This past week has been a rollercoaster of emotion, bookended by our marking of Abraham Lincoln’s 209th birthday on Monday the 12th and our remembrance of Lincoln and founding father George Washington on President’s Day, Monday the 19th. Between them, we had Valentine’s Day on Wednesday celebrating love and friendship, followed all to soon by the tragic attack on a Florida high school that resulted in 17 fatalities, reminding us of our mortality and continued disconnection.

In the midst of all of this, on Wednesday many Christians marked the beginning of Lent, a period of repentance often interpreted as turning around or turning away from whatever in our current circumstances needs to be pushed in another direction. It is often accompanied by a time of fasting and self-reflection when people give something up or engage in a thoughtful practice as a reminder of the change they need to make, ending at Easter (but hopefully implementing that change well beyond). Many other religions also observe a period of fasting and evaluation followed by a celebration of renewal, including Judaism, Islam, and Hinduism among others.

I hope we can all admit that there are things we could turn away from to make ourselves and the world better. In light of yet another mass shooting, it seems that we need to do more to prevent the circumstances that allow such tragedies to continue to occur – and I don’t claim to have the answer, but I want to be among those who are working toward one, because what we’re doing now isn’t working.

I think that we can all find situations or statements from our past that we wish we could turn around as well. Unfortunately, we can’t erase them, and we have to be accountable for our words and actions. But what we can do is admit any harm that we have caused and work to do better.

Over that last couple weeks, some may have wondered if I might “turn back” from my endorsement of JB Pritzker for governor due to the tapes of his conversations with Rod Blagojevich that have been released and discussed, seemingly non-stop, by both his Democratic primary opponents and struggling Governor Rauner, who is in the middle of a fight for the GOP nomination and is looking for anything that he can use to distract from his failing term as governor.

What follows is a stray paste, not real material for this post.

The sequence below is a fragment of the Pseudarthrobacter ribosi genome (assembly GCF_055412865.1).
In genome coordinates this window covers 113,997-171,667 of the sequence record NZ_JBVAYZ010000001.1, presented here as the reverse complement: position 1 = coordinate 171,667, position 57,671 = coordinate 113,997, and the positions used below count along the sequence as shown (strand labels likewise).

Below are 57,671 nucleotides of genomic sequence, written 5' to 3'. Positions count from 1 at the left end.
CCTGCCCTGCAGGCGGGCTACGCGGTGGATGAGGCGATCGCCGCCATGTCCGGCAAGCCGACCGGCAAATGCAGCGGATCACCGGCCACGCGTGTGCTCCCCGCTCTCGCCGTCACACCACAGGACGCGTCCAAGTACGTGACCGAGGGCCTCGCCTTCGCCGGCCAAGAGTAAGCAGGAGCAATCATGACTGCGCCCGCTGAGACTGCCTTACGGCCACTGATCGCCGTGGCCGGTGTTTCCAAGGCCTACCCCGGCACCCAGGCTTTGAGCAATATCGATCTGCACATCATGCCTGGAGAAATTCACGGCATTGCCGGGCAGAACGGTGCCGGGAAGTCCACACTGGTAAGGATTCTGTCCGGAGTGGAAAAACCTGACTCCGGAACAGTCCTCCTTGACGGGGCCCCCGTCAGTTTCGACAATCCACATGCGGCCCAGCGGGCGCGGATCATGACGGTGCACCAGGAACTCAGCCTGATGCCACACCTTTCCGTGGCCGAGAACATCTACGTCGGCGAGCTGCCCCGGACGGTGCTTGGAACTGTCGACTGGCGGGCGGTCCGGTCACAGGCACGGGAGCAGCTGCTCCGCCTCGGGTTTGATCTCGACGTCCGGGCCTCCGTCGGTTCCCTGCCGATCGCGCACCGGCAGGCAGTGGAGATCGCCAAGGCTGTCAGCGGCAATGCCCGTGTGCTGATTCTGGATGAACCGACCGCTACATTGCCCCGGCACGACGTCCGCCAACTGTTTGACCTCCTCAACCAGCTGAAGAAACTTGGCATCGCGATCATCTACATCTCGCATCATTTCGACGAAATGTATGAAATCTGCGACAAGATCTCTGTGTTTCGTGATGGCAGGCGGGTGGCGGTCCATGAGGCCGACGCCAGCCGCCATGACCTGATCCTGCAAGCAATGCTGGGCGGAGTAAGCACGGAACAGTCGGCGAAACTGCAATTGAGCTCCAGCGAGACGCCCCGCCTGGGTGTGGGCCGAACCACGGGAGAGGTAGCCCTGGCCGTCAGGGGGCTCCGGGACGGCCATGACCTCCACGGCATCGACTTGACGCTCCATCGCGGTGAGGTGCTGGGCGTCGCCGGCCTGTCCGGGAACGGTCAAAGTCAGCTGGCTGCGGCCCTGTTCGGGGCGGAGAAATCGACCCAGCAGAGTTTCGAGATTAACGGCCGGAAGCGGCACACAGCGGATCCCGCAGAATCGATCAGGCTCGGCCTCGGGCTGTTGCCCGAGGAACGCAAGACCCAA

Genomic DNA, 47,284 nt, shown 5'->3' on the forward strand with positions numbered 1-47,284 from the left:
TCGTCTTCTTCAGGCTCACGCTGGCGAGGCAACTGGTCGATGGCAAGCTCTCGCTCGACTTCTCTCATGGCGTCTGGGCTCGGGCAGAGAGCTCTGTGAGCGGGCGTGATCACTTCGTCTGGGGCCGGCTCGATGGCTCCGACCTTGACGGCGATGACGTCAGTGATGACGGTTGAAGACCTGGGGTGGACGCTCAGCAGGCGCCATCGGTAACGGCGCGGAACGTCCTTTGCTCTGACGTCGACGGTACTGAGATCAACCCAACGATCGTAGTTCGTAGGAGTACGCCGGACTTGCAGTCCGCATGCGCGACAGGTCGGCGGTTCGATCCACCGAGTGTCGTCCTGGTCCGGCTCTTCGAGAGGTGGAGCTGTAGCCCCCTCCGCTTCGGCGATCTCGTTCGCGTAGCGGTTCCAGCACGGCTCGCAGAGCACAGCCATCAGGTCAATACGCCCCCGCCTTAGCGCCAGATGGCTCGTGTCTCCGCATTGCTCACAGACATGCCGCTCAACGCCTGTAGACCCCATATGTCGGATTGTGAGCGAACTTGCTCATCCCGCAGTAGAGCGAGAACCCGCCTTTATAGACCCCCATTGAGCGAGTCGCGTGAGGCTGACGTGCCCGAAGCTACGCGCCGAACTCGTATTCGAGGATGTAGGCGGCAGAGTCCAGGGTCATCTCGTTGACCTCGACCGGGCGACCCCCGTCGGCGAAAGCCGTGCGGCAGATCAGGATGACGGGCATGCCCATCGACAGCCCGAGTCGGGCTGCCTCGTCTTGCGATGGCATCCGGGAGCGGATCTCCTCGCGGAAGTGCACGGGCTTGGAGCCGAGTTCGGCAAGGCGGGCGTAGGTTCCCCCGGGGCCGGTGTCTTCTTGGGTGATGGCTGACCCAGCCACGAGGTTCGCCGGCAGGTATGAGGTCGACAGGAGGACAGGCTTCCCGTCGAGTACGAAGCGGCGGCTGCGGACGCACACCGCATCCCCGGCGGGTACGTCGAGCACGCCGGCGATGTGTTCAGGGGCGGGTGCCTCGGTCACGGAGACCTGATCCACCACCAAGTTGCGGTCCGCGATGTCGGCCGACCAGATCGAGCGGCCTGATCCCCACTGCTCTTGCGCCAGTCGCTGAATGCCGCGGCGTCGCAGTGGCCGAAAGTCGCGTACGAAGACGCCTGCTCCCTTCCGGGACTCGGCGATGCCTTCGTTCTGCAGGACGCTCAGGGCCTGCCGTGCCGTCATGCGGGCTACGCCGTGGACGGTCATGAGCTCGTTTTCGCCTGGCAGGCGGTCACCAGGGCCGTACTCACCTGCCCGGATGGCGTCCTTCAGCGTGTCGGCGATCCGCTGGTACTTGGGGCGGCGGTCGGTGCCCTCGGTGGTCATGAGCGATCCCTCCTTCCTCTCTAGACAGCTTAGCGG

The first thing I want to say is that many of the accusations against JB are much ado about nothing, relying more on the words of the disgraced former governor than on what JB says.

However, there are some particularly unflattering comments that are attributable to JB that put him in a very unfavorable light in the African-American community and with all those who work for equality and diversity.

Now some people might hear that exchange and write off his candidacy, labeling him unelectable (among many other names that have been thrown in his direction). And there are some who have, including some in the African-American community, and I won’t deny their reaction because I am not them. But what seems interesting to me is the number of other opportunists who are taking advantage of his remarks for their own agendas.

I think it’s worth noting that Pritzker’s response has been one in tune with the ideas of repentance and turning around. He held an extended news conference, surrounded by African-American leaders who continue to support him, and apologized – not explained away – but actually said he’s sorry, stating that “On that call, I was not my best self. I can be better. I have been better and I can do better and I have.” And his actions bear this out, and I’m not the only one who thinks so.

Cook County Board President Toni Preckwinkle has heard the taped comments and others’ responses to them and has looked at the entirety of JB’s work and had this to say:

“I’ve seen JB’s record and I know what’s in his heart,” Preckwinkle said in a statement. “This is a leader who has been there for our communities. From expanding early childhood education and providing school breakfasts to low-income students, to supporting critical organizations like the Center on Wrongful Convictions, the DuSable Museum, and After School Matters, JB has done the real work to build opportunity in our communities. Right now, the only question our community should be asking is who has a record of showing up for us, and I truly believe that JB is that leader.”

I think she sums up her position well. And I can only add that on other issues I support, including many Progressive causes, JB has been at the forefront or has come to a position of advocacy for them. Often he has been on the right side of issues from the beginning, and when necessary, he has turned around and reoriented – not as a search for votes, but as where his soul-searching has led him.

And so, I will not be turning around my support of his candidacy. JB has – and will continue to – evolve on issues as we all do, while maintaining his core values that will help him in his efforts to improve Illinois government for the benefit of all who live here and seek to build opportunities. Because the thing we really can’t afford to do is turn back to four more years of the same failed leadership for the elites – or worse.